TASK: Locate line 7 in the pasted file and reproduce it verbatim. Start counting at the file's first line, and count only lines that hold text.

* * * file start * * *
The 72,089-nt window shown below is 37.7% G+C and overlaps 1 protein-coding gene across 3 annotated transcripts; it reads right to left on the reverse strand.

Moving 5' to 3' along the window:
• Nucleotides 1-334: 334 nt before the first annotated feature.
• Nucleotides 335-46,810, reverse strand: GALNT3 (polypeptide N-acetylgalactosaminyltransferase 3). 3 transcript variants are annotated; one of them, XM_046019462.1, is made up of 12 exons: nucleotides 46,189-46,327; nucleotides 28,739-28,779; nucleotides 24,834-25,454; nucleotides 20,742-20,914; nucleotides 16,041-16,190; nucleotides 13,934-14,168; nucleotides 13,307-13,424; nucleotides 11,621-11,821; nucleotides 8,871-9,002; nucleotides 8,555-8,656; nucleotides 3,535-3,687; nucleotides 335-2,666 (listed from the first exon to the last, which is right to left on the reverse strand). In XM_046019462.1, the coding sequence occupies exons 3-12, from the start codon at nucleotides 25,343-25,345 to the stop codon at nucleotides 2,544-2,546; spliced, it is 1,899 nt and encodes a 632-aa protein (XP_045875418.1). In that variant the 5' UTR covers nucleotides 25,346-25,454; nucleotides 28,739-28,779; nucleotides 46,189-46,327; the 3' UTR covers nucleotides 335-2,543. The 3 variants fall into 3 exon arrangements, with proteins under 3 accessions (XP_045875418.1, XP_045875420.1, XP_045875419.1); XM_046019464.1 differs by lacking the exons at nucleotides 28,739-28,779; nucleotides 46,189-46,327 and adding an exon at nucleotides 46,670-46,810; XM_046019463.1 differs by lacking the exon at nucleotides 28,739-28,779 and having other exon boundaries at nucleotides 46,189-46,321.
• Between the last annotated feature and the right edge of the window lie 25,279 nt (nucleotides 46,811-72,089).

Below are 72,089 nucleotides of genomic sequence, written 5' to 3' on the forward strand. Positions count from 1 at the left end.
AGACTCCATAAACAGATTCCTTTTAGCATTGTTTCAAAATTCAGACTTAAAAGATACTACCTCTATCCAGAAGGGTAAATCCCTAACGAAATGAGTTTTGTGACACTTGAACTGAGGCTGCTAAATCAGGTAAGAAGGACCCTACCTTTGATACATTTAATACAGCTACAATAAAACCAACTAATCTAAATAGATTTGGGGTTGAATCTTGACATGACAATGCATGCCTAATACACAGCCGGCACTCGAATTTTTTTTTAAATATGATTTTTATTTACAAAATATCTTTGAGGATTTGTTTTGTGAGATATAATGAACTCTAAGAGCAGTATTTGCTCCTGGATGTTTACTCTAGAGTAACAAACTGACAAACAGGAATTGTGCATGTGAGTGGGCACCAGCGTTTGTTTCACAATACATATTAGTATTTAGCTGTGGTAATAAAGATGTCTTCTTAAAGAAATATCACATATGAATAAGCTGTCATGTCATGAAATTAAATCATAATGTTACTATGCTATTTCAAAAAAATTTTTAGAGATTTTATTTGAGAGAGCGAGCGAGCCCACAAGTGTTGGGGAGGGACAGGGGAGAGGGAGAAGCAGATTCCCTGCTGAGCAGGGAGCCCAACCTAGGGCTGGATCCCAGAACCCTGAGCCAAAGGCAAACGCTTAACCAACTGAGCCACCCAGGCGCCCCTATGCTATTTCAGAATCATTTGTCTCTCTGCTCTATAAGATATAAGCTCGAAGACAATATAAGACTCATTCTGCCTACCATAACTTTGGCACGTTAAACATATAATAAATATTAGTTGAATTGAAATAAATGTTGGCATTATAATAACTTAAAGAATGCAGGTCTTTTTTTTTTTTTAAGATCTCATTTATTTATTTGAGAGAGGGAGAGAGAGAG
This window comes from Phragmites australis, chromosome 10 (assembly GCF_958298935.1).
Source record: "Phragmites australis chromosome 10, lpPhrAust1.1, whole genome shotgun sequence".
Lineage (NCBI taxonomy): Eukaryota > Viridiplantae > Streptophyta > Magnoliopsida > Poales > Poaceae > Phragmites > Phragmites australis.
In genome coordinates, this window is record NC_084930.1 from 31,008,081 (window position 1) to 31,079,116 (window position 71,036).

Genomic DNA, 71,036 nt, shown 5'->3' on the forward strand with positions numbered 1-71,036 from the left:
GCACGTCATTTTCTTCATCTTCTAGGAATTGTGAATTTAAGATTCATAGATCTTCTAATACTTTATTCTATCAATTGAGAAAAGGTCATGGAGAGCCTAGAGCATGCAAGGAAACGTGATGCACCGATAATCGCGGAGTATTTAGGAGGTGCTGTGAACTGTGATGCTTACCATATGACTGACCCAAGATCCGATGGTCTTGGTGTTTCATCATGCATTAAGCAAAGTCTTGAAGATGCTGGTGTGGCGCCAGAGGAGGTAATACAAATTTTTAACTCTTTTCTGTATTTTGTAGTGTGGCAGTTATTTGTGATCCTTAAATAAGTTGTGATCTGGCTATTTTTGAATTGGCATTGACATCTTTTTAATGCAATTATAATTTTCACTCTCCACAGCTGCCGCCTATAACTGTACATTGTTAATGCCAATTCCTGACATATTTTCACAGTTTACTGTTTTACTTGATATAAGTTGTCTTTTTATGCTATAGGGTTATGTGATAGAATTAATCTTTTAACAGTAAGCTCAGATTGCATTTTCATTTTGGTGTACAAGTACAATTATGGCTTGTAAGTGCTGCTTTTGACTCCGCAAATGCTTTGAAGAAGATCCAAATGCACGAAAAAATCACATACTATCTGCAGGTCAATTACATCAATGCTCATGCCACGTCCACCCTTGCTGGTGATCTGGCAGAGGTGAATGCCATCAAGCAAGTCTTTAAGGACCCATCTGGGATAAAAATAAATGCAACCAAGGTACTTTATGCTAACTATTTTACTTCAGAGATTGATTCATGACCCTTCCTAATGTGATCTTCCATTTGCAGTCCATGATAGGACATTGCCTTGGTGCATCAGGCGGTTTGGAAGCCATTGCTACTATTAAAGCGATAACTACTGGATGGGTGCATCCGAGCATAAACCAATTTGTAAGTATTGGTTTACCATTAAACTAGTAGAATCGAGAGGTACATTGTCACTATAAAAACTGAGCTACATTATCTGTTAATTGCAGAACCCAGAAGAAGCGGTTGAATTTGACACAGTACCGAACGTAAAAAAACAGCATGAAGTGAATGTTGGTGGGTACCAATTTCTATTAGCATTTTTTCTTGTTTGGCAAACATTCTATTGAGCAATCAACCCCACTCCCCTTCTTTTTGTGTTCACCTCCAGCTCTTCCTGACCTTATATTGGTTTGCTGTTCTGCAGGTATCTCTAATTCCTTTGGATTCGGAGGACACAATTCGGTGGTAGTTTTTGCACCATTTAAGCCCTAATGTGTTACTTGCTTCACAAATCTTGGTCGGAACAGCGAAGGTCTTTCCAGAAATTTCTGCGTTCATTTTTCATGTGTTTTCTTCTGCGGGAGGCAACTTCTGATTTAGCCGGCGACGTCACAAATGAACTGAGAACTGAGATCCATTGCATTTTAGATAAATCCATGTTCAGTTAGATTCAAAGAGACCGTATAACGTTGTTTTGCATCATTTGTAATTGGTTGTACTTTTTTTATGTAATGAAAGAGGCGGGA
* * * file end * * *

AGACTCCATAAACAGATTCCTTTTAGCATTGTTTCAAAATTCAGACTTAAAAGATACTACCTCTATCCAGAAGGGTAAATCCCTAACGAAATGAGTTTTGTGACACTTGAACTGAGGCTGCTAAATCAGGTAAGAAGGACCCTACCTTTGATACATTTAATACAGCTACAATAAAACCAACTAATCTAAATAGATTTGGGGTTGAATCTTGACATGACAATGCATGCCTAATACACAGCCGGCACTCGAATTTTTTTTTAAATATGATTTTTATTTACAAAATATCTTTGAGGATTTGTTTTGTGAGATATAATGAACTCTAAGAGCAGTATTTGCTCCTGGATGTTTACTCTAGAGTAACAAACTGACAAACAGGAATTGTGCATGTGAGTGGGCACCAGCGTTTGTTTCACAATACATATTAGTATTTAGCTGTGGTAATAAAGATGTCTTCTTAAAGAAATATCACATATGAATAAGCTGTCATGTCATGAAATTAAATCATAATGTTACTATGCTATTTCAAAAAAATTTTTAGAGATTTTATTTGAGAGAGCGAGCGAGCCCACAAGTGTTGGGGAGGGACAGGGGAGAGGGAGAAGCAGATTCCCTGCTGAGCAGGGAGCCCAACCTAGGGCTGGATCCCAGAACCCTGAGCCAAAGGCAAACGCTTAACCAACTGAGCCACCCAGGCGCCCCTATGCTATTTCAGAATCATTTGTCTCTCTGCTCTATAAGATATAAGCTCGAAGACAATATAAGACTCATTCTGCCTACCATAACTTTGGCACGTTAAACATATAATAAATATTAGTTGAATTGAAATAAATGTTGGCATTATAATAACTTAAAGAATGCAGGTCTTTTTTTTTTTTTAAGATCTCATTTATTTATTTGAGAGAGGGAGAGAGAGAG